Some hon. Members who have already spoken have misunderstood why my hon. Friend the Member for Woolwich (Mr. Cartwright) and I have ensured that we debate this Bill on the Floor of the House. We have already achieved two things. We have heard a spirited de fence of some of the GLC's spending by the hon. Member for Newham, North-West (Mr. Banks). That may stand the GLC in better stead when it fights seriously for its life in the years ahead. The debate has even seen the Minister put his head on the block both with regard to his own party and, no doubt, some of his constituents later in the week.
The reason the debate was initiated was that, unless figures have changed recently, the GLC budget is greater than 18 sovereign states. It is highly appropriate that it should be considered by this place. It is also appropriate, although the hon. Member for Leyton (Mr. Cohen) did not acknowledge it, that hon. Members who, like me, represent nearly 500,000 Londoners under the system that sends us here — somewhat more than my Labour and Tory party colleagues who represent between 30,000 and 40,000 each—can bring before the House issues that concern those people.
The issue that primarily concerns them is that the GLC should spend its money on things on which Londoners think that money should be spent. It should spend its money and time properly on issues that concern Londoners—transport, housing, jobs and recreation.
There have already been allusions to some of the matters on which the GLC spends some of its capital budget. I give notice to the GLC that if it wishes to enhance its prospects of survival it must respond to the clear, current view of Londoners. On many issues, such as the time spent on discussing Northern Ireland, peace, nuclear deterrence and interest groups that do not deserve money compared with others that deserve it far more, the GLC is earning a potential rebuke that will mean its dissolution all too soon. That will be of the GLC's doing, and I hope that in time it will see the folly of its present ways.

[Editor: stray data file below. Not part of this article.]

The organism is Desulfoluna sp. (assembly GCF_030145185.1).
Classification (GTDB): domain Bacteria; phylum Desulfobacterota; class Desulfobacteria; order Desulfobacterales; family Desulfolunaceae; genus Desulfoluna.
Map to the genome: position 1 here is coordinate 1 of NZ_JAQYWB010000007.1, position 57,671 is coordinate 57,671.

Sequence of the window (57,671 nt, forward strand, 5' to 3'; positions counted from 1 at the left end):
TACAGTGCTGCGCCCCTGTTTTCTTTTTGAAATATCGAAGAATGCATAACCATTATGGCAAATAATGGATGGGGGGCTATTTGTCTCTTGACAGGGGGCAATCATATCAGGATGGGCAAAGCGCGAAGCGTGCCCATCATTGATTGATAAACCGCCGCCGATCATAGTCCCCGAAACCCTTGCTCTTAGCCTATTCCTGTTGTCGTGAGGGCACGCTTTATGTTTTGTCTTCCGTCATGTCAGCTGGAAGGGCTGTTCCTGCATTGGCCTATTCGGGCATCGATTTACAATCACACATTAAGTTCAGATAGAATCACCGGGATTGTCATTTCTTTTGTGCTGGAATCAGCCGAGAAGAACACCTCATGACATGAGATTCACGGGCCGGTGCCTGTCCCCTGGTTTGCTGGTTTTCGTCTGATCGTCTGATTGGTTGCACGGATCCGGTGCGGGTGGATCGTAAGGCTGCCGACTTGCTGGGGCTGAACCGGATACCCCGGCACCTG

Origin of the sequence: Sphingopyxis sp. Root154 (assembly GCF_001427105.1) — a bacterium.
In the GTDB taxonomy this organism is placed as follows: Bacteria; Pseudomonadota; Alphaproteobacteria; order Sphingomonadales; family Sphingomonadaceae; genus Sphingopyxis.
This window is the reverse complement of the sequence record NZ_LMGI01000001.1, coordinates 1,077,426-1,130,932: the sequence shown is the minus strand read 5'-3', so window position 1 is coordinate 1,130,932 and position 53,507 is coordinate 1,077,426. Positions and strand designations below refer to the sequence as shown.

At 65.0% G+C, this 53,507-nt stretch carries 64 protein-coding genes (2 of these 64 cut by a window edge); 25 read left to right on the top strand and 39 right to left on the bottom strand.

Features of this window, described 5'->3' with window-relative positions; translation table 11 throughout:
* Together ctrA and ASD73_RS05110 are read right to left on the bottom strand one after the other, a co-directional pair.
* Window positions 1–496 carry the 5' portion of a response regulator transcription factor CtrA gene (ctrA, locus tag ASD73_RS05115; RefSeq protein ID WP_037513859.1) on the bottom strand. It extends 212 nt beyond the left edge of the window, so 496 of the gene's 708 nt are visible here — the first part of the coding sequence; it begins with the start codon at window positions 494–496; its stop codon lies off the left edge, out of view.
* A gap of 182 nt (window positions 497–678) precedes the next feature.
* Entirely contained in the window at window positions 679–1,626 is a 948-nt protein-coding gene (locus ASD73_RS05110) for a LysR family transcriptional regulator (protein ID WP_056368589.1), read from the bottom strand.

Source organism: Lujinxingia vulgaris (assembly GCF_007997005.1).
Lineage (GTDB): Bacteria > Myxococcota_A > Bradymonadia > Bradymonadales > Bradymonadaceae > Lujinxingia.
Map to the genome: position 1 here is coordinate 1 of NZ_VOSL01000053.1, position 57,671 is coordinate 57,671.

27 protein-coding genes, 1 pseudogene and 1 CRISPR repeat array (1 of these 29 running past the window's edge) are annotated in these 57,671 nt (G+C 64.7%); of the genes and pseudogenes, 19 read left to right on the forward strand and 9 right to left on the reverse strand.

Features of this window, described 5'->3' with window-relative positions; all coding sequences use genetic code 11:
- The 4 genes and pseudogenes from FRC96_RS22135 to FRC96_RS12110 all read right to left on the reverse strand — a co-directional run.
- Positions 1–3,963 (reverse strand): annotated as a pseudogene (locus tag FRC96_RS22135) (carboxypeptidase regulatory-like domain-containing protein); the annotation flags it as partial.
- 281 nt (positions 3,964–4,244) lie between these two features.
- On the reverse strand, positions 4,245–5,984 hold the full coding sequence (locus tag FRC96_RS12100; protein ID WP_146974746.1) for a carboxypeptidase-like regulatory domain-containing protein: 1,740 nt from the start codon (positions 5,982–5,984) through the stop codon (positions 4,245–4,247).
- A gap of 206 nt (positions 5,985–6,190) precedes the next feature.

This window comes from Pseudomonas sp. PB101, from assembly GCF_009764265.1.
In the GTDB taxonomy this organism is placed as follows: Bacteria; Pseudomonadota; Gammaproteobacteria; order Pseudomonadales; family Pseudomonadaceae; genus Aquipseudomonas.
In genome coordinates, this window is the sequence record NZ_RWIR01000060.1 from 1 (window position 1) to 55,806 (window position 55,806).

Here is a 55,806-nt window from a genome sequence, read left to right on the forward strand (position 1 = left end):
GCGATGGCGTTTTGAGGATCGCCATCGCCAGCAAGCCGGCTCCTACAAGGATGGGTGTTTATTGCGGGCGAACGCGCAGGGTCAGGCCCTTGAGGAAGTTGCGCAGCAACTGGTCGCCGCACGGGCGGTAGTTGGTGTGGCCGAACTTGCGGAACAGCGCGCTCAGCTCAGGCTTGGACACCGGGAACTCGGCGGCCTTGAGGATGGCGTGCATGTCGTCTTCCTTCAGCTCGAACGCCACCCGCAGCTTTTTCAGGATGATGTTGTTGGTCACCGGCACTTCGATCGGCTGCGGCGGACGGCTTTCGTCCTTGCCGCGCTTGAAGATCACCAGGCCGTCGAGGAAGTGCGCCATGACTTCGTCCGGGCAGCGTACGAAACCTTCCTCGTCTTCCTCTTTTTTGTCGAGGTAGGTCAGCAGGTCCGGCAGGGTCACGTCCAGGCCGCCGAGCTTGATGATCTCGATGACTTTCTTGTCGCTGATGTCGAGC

The crisis facing London's services is not often realised. I allude to the catalogue of the crisis now facing us. In the three years to October last year, unemployment in the United Kingdom went up by 141 per cent. whereas in London it went up by 181 per cent. Unemployment in inner London is now 160,000—with a higher density than any other metropolitan county — and it is still increasing. Male unemployment in inner London is 17 per cent. and in places it is 25 per cent. A total of 44 per cent. of British new Commonwealth residents live in London, and two thirds of the West Indian and African unemployed live in inner London. At least a fifth of all young people in parts of inner London have been unemployed for more than a year. Between 1980 and 1982 there was an increase of 103 per cent. in unemployment among manual workers and nearly 150 per cent. among non-manual workers. Although London has gained £30 million through various inter-city programmes, it has lost £700 million in Government penalties. Job loss has been phenomenal; and job vacancies in the same period have declined from 20,000 to 9,000.
Those are simply the employment statistics. When one considers the housing statistics and the increased demand of the rate burden, inner London is a disaster area. If we compare inner London with any other metropolitan area, there is a clear and totally consistent picture.